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Those projects are really hard to take seriously. How many have actually been built?
I wonder how come the "Vancouver" rendering has Dallas buildings in the background...
More interestingly, I wonder how come the alleged image of a "Vancouver" building is linked-to from the website of a rendering company, Glessner Group, where it appears on their portfolio page labelled as the "Shenzen Tower", and how come it looks identical to what's called the "Shenzen Energy Mansion" on Ingels's site?

The idea that an office project was cancelled in Shenzen and repurposed, without modification, as a residential Vancouver project -- despite the fact said Shenzen project was specifically designed to be environmentally-attuned to a tropical climate -- seems a bit of a stretch.
Hmm...appears that they have taken down the original image (through that link), and replaced it with something else.

Here's what the Vancouver proposal was suppose to look like. The left tower is a massing filler.

Watched the TED talk. The man is freaking brilliant - almost godlike, really. If anyone could design, say, an artificial planet or a Moon colony, it would be him. We definitely need one or more of his designs in this filing cabinet town.
Based on an earlier hint by LeftCoaster that something of significance may be planned for the area, I'm going to guess that our Ingels project will in the Shops @ Don Mills.

Quote originally posted in the Flaire Condos thread:

Yes there are many more buildings planned, there's an even taller tower not pictured... might be a big named architect designing it too ;)
OK, weird story, and proof I may be spending too much time on this site:

There was an oddly familiar-looking man staring back at me from an ad on the outside of a streetcar this morning, and after wondering where on earth I had come across him before and what he did for the better part of today, something finally clicked--the ad was for Toronto's Interior Design Show, and the guy was Ingels.

After a bit of Googling, turns out he's in town to speak at the Interior Design show this Friday. Wonder if fresh news could be afoot?
Bjarke is in town, and not only for IDS...He was/is meeting with a few prospective clients while in Toronto before heading to the states. There are a number of projects that will be potentially coming out of thw woodwork shall we say in the upcoming months - not only CF, but graywood and potentially one more..but not residential or commercial.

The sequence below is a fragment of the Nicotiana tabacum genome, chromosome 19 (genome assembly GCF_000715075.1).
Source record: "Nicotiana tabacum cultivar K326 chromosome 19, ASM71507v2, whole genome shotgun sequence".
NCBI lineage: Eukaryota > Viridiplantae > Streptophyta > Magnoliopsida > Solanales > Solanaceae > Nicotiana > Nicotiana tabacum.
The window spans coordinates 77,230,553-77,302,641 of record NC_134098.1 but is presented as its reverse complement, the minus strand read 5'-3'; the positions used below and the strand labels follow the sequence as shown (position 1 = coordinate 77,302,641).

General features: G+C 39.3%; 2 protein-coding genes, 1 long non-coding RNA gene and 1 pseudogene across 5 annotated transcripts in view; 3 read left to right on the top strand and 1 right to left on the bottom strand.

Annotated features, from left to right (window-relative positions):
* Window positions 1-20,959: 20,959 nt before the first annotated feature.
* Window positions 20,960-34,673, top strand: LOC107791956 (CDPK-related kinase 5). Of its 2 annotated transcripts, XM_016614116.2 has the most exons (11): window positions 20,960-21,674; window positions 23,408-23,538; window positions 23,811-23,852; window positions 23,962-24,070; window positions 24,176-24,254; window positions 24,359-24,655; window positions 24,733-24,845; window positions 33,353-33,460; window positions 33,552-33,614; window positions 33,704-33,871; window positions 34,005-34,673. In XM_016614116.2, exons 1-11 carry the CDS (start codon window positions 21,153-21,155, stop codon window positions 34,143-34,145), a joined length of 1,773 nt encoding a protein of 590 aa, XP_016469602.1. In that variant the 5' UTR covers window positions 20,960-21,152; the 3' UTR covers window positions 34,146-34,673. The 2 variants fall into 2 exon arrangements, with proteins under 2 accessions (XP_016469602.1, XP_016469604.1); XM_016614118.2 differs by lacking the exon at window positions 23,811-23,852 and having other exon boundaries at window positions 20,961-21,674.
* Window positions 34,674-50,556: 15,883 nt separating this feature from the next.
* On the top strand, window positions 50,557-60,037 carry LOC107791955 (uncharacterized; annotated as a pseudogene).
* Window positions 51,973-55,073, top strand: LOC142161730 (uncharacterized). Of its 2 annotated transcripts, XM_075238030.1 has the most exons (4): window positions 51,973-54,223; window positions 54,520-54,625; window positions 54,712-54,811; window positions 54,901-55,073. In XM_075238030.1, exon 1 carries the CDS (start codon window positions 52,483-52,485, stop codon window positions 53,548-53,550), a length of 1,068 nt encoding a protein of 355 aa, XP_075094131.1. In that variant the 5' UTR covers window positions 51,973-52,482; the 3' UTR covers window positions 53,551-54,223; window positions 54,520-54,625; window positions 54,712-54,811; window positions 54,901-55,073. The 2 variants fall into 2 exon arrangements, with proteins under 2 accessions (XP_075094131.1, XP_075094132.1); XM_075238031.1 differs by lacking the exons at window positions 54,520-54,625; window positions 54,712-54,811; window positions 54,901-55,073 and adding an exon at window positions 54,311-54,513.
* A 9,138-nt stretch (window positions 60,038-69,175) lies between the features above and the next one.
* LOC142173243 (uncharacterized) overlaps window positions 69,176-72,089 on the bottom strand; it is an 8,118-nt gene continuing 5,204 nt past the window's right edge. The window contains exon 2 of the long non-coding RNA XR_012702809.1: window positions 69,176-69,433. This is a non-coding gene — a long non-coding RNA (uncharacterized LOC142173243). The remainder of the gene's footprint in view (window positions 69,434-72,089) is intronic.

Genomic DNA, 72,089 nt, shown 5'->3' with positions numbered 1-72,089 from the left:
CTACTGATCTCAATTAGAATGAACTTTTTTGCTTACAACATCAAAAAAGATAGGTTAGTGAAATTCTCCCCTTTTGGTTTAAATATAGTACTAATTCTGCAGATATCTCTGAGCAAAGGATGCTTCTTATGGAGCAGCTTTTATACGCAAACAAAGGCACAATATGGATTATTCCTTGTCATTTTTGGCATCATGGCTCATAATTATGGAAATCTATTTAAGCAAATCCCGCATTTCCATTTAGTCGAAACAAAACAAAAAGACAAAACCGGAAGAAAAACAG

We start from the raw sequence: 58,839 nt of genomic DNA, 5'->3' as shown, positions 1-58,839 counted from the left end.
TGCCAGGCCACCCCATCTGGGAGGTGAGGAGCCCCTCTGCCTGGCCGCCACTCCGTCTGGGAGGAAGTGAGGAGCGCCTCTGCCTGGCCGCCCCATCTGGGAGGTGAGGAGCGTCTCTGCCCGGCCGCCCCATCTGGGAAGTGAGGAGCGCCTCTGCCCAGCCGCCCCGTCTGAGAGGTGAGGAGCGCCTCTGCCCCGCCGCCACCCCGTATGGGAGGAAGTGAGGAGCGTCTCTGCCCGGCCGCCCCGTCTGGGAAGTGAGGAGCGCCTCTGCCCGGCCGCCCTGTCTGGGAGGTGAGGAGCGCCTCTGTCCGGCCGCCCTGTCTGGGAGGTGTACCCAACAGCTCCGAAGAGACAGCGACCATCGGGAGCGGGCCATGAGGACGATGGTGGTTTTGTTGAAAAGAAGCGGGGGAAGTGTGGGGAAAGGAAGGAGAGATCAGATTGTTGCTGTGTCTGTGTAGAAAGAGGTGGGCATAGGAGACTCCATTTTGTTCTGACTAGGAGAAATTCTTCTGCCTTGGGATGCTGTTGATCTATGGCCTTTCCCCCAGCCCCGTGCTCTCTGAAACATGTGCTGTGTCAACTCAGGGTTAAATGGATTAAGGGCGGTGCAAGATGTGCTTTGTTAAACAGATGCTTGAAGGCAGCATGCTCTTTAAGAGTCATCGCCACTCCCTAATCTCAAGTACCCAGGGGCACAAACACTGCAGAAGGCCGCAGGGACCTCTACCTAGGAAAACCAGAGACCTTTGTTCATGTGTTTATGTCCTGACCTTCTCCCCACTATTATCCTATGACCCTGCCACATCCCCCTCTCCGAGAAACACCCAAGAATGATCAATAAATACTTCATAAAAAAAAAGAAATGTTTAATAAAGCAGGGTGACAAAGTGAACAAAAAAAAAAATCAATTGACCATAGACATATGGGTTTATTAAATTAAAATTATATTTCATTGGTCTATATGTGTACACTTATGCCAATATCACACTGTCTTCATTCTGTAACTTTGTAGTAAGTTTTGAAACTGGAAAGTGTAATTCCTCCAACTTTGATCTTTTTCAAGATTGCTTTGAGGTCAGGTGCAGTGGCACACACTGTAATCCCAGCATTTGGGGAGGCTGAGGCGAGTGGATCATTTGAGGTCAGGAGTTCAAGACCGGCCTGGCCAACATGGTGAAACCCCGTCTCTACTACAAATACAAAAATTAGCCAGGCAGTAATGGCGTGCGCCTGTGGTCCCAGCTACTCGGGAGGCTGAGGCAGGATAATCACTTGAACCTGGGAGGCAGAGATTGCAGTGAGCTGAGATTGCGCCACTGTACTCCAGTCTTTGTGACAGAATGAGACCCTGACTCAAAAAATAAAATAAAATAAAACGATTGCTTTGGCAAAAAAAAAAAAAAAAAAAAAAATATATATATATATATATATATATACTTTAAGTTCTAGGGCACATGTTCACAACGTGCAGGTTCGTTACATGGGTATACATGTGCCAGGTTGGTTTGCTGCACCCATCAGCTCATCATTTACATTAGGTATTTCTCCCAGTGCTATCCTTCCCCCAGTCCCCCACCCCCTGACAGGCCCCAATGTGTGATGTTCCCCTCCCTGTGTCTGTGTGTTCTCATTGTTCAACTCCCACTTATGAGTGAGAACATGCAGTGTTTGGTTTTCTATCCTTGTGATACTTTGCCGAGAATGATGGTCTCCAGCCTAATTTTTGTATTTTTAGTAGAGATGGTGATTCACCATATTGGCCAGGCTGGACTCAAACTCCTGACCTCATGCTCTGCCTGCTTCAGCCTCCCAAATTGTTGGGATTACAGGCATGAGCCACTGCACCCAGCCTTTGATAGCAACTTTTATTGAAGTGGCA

A university campus? A mosque? I think it's likely the latter.

That's good news about Graywood--clearly the failure that is The Mercer and RC taught them the importance of good architecture for selling a project in a hurry.
So, here's what Bjarke had to say at the Interior Design Show yesterday.

Caveats: It's long (at least it's in bite-sized chucks) and not quite as steady as one might have liked… but at more than an hour total without a tripod, I think I did pretty well.








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Lise Rochon in today's Globe:
When it comes to flaunting their gutsy design, the Danes are global warriors. Bjarke Ingels Group (BIG) is a brainy, zany design powerhouse, fuelled by nearly 100 architects in Copenhagen and another 30 based in New York. Its leader, Bjarke Ingels – who delivered one of his energizing public lectures in Toronto this week, and is scheduled to speak at Vancouver’s Chan Centre on April 12 – is designing a condo tower in Vancouver’s downtown, and another in Toronto with Toronto’s Hariri Pontarini Architects, to be developed by Westbank and Cadillac Fairview.

“I’ve always had this one talent – I was always very good at drawing,” Ingels, 37, told me from his New York office. “In daycare, I’d be sitting there and drawing whatever people wanted.” To help his global pitch, he’s created a comic book, Yes is More, in which he zooms around as an architectural superhero.

During a Danish-embassy-sponsored tour of Copenhagen in 2009, I visited Mountain Dwellings, a BIG-designed 80-unit housing complex in Orestad on the outskirts of the city. In this mostly flat country, what draws you first to the building is a massive, milky-white image of Mount Everest. Produced through a series of tiny perforations in the aluminum cladding, it disguises a massive parking garage. The entire complex is sloped like a small mountain, with a diagonal elevator rising up through the vibrantly coloured garage. Each of the housing units – which sit atop the garage – connects to a private garden terrace, framed in wood, with irrigation systems that drain into a collective holding tank.

BIG resists making buildings that look like buildings. The mountainscape motif returns often, most recently for a commission to design a 600-unit apartment at 57th Street on Manhattan’s West Side. Rather than give in to the typical slab tower, BIG has carved a large courtyard into a steeply sloped volume, offering some interior solace from the roaring noise of traffic from the West Side Highway.
I think that pretty much settles it: The initial rumblings that prompted this thread are in fact a Westbank/Cadillac Fairview joint development, the CF insider is indeed a credible source, and this'll be a condo project at Shops of Don Mills, with Hariri Pontarini in the mix.

Of course, as every mystery gets solved, we get a new one, and whether we get ourselves a delicious Bjarke Ingels non-residential project elsewhere in the city (and where, and what, and with who) should be a fun one.

Have to say, I do hope Ingels isn't falling into the pattern of recent international architectural stars where his firm is theoretically involved simultaneously on dozens and dozens of projects as a joint venture with more local, blander firms, where it's clear the Ingels name is mostly adding brand power and most of the creative lifting is being done less effectively by the locals.